Far too often, the people who choose to serve in our military are characterized as being “poor” Americans who choose to serve because they have no other choice. The conventional wisdom among media elites is that that new military recruits disproportionately come from poor areas of the country, that minority race groups are overrepresented, or that new recruits are uneducated. This is just not true. Unfortunately, Judy Woodruff perpetuated this falsehood last night when she asked John McCain:

Senator … The qualifications for joining the Army have been lowered today. Thirty percent of new enlistees don’t have high school diplomas. That’s the highest percentage ever.

The percentage of young people who are either black, Hispanic, or who come from a lower income household is disproportionately high in the military. All this, while the sons and daughters of privilege, for the most part, your sons excluded, don’t have to consider military service.

We have the greatest fighting army in the world, I think everyone would agree. But is there something about this picture that you think needs to change, this social imbalance?

This is wrong. It is time to get the facts straight. Analysis of data of all non-prior service enlistees (by definition, new enlistees) in the active duty branches of the military finds that, in both 2006 and 2007, less than 1.5% of these new troops lacked a high school diploma or equivalent credential. This is not an isolated finding. Each year the Under Secretary of Defense, Personnel and Readiness, publishes a report on population representation in the military. They find that almost all new accessions – in fact, close to 99% of new accessions – have a high school education.

Maintaining balanced race representation in the military has been an area of concern since the draft was ended and the all-volunteer force was instituted in 1973. Again, it is often repeated that minority groups are currently disproportionately represented in the military, which is another legend – another “fact” – not supported by actual data. Blacks are currently proportionally represented in the military (when compared to population representation of this group to 18 to 24 year old males, the relevant comparison group) and Hispanics are largely underrepresented. So much for the disproportionately high representation of these groups.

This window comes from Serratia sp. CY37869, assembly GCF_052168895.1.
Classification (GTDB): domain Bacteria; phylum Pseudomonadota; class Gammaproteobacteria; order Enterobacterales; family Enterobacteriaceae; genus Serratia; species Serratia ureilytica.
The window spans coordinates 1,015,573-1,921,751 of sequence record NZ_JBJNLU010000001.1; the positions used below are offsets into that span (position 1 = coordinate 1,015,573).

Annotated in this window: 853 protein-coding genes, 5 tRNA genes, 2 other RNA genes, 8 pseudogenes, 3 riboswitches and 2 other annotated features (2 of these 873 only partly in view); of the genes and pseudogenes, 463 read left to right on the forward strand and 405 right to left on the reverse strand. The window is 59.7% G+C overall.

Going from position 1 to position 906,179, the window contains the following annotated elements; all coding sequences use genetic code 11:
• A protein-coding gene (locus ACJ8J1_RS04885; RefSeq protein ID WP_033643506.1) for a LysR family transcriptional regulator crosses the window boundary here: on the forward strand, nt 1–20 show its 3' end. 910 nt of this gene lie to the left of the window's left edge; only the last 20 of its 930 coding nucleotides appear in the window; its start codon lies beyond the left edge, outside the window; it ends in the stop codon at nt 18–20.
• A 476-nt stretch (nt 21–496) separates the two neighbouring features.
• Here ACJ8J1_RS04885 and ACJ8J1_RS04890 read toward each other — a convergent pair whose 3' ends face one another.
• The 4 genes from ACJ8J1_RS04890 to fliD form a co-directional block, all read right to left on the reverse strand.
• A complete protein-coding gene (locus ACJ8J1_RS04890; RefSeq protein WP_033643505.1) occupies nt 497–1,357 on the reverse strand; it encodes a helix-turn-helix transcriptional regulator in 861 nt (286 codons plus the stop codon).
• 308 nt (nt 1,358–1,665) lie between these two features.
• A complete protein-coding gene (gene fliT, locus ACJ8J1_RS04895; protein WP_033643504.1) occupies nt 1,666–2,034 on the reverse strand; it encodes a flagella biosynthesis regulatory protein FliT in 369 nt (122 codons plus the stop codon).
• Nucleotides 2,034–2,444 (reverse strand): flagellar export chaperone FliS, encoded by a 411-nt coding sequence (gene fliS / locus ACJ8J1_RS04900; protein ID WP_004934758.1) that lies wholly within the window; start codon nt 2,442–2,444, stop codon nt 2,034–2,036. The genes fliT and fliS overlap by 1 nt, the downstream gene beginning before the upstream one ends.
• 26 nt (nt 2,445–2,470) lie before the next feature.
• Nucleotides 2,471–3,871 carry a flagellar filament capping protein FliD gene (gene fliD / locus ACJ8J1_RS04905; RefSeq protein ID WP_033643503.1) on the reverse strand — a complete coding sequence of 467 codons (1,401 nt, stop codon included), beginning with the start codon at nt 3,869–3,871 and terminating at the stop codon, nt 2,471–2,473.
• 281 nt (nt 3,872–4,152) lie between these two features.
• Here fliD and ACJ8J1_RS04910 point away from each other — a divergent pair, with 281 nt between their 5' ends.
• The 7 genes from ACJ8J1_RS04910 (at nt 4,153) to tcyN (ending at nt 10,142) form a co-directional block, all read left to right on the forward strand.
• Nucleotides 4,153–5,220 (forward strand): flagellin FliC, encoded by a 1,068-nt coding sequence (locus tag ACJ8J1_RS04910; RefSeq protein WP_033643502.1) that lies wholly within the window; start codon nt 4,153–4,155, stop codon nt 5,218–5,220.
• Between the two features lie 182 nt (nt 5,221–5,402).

That leaves us with income. Are out troops really as economically disadvantaged as we would be led to believe by the popular wisdom? Well, to put it simply: No, they aren’t. Members of the all-volunteer military are sig¬significantly more likely to come from high-income neighborhoods than from low-income neighborhoods. Only 11 percent of enlisted recruits in 2007 came from the poorest one-fifth (quintile) of neighborhoods, while 25 per¬cent came from the wealthiest quintile.

Our troops are not uneducated. Recruits are not coming disproportionately from minority groups. Our military is not a poor man’s force. The repetition of false information about the demographic makeup of our troops belittles these brave men and women and the sacrifices they have made to serve our country.